Nucleolus: structure involved in production of ribosomes; a nucleus has one or more nucleoli
                 Chromatin: material consisting of DNA and proteins; visible as individual chromosomes in a dividing cell

In animal cells, lysosomes, centrosomes with centrioles, and flagella are present but not in plant cells.

Plant CellEdit

Cell Wall: outer layer that maintains cell's shape and protects cell from mechanical damage; made of cellulose, other polysaccharide, and protein.

Plasmodesmata: channels through cell walls that connect the cytoplasms of adjacent cells.

Chloroplast: photosynthetic organelle; converts energy of sunlight to chemical energy stored in sugar molecules.

Central vacuole: prominent organelle in older plant cells; functions include storage, breakdown of waste products, hydrolysis of macromolecules; enlargement of vacuole is a major mechanism of plant growth.

Nucleus: nucleus contains:

                 Nuclear envelope: double membrane enclosing the nucleus; perforated by pores; continuous with ER
                 Nucleolus: structure involved in production of ribosomes; a nucleus has one or more nucleoli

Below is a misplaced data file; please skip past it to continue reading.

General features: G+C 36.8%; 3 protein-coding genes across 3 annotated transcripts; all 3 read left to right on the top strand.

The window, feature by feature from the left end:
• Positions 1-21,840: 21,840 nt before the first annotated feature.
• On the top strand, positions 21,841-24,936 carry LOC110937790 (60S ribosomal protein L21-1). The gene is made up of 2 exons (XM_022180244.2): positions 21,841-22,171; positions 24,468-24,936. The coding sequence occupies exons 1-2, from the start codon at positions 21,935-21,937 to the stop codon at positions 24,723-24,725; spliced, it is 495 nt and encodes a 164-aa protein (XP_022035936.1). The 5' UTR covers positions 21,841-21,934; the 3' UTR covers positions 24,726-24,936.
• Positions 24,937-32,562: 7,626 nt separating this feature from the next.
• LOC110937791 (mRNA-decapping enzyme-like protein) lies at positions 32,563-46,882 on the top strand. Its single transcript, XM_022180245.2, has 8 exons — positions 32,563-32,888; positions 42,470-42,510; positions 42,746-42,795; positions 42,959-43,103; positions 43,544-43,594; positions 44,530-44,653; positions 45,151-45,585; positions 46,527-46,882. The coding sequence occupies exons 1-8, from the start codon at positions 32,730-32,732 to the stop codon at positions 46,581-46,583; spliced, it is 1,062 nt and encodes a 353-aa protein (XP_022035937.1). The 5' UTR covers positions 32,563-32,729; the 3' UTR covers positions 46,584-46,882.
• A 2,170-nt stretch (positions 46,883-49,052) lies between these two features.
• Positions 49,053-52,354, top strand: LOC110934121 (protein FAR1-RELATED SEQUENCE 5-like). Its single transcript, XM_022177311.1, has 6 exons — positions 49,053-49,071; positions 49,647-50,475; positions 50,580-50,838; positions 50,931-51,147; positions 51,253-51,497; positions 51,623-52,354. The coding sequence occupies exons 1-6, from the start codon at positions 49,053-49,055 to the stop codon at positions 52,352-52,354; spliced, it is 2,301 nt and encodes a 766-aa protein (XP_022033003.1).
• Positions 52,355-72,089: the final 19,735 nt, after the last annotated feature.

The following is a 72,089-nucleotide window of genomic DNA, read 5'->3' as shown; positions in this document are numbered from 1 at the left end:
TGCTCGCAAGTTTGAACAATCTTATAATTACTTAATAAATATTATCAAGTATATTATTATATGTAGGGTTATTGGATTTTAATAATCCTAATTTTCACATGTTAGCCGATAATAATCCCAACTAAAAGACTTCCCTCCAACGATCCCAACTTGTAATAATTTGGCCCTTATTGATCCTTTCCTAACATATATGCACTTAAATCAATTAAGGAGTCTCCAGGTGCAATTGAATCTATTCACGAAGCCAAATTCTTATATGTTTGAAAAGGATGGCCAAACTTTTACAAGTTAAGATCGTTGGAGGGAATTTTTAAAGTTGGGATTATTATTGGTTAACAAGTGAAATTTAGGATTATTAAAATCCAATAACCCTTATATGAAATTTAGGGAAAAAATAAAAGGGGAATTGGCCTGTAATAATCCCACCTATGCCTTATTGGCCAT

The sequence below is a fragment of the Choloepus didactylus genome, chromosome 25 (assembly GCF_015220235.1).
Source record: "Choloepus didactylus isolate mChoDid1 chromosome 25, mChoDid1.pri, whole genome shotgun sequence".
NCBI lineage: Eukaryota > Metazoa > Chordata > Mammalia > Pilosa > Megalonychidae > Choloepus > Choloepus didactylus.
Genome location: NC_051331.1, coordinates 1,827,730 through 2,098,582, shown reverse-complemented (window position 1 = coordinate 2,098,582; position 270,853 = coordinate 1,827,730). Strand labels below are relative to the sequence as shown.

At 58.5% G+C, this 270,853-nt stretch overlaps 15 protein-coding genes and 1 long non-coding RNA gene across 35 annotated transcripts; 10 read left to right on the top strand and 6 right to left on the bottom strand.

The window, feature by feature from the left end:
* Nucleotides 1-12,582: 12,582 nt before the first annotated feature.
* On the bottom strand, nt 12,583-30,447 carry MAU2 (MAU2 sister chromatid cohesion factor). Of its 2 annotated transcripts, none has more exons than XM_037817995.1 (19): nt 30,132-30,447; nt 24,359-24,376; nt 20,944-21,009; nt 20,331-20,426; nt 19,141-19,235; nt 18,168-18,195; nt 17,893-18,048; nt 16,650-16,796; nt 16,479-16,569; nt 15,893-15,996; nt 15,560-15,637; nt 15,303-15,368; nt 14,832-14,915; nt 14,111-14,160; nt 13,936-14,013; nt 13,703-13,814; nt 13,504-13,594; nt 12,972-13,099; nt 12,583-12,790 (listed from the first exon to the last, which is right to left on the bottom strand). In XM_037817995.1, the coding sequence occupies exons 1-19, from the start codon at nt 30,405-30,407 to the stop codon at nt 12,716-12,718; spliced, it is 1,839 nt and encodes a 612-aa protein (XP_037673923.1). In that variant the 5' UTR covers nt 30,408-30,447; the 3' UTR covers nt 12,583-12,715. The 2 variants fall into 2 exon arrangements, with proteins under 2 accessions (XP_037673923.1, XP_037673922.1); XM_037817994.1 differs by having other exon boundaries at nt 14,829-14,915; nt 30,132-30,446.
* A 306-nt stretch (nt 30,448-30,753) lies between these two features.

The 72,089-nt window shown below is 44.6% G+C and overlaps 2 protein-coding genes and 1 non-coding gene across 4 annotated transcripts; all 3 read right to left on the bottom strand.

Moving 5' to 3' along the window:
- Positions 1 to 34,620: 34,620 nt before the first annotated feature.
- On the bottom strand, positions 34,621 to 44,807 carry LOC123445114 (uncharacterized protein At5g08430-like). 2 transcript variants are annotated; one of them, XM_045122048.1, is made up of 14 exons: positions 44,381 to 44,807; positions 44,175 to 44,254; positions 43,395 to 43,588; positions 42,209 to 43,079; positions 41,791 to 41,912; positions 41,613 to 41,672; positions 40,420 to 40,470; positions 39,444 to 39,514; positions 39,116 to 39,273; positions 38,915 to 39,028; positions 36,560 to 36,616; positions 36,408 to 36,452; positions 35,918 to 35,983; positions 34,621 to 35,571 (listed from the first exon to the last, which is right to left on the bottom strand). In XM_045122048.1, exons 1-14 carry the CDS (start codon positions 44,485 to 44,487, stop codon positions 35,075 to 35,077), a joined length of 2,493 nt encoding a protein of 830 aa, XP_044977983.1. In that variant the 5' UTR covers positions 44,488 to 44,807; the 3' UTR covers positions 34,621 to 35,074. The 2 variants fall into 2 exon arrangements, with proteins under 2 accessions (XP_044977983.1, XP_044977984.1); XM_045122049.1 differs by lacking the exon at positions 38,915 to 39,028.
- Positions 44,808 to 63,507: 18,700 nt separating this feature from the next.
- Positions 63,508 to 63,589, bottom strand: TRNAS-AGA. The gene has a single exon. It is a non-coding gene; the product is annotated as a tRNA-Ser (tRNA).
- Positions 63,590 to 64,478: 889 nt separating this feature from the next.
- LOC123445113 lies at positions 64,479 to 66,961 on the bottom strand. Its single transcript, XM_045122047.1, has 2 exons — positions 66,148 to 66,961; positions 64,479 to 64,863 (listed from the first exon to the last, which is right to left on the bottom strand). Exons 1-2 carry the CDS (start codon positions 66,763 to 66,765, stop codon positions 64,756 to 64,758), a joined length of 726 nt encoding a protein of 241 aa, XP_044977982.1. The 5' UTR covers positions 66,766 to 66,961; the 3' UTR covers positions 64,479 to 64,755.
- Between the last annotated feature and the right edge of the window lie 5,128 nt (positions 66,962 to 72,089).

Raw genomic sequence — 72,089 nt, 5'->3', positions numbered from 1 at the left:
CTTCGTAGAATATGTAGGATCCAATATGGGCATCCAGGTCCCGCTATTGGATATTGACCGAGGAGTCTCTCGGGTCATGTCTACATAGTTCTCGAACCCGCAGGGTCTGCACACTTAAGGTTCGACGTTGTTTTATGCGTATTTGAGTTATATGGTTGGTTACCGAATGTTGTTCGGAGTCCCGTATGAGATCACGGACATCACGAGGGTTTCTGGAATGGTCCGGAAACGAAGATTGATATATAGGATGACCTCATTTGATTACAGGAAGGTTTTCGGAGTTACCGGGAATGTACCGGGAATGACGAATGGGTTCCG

Chromatin: material consisting of DNA and proteins; visible as individual chromosomes in a dividing cell

Golgi apparatus: organelle active in synthesis, modification, sorting, and secretion of cell products.

Endoplasmic Reticulum (ER): network of membraneous sacs and tube; active in membrane synthesis and other synthetic and metabolic processes; has rough (ribosome-studded) and smooth regions. (Rough ER, and Smooth ER)

Ribosomes: complexes (small brown dots) that make proteins; free in cytosol or bound to rough ER or nuclear envelope.

Cytoskeleton: reinforces cell's shape, functions in cell movement components are made of protein. It includes microfilaments, intermediate filaments, and microtubules.

In plant cell, chloroplasts, central vacuole, cell wall, and plasmodesmata are present but not in animal cells. Chromatin in the plant cell is a primary protein


The nucleus contains most of the genes in the eukaryotic cell; some genes are located in mitochondria and chloroplast. It is generally the most conspicuous organelle in a eukaryotic cell. The nuclear envelope encloses the nucleus, sparating its contents from the cytoplasm. The nuclear envelope is a double membrane, each a lipid bilayer with associated proteins. The envelope is perforated by pore structure that are about 100nm in diameter. At the lip of each pore, the inner and outer membranes of the nuclear envelope are continuous. Pore complex lines each pore and regulates the entry and exit of most proteins and RNAs, as well as large complexes of macromolecules. Except at the pores, the nuclear side of the envelope is lined by the nuclear lamina, a netlike array of protein filaments that maintains the shape of the nucleus by mechanically supporting the nuclear envelope. Also nuclear matrix, a framework of fibers extending throughout the nuclear interior, present.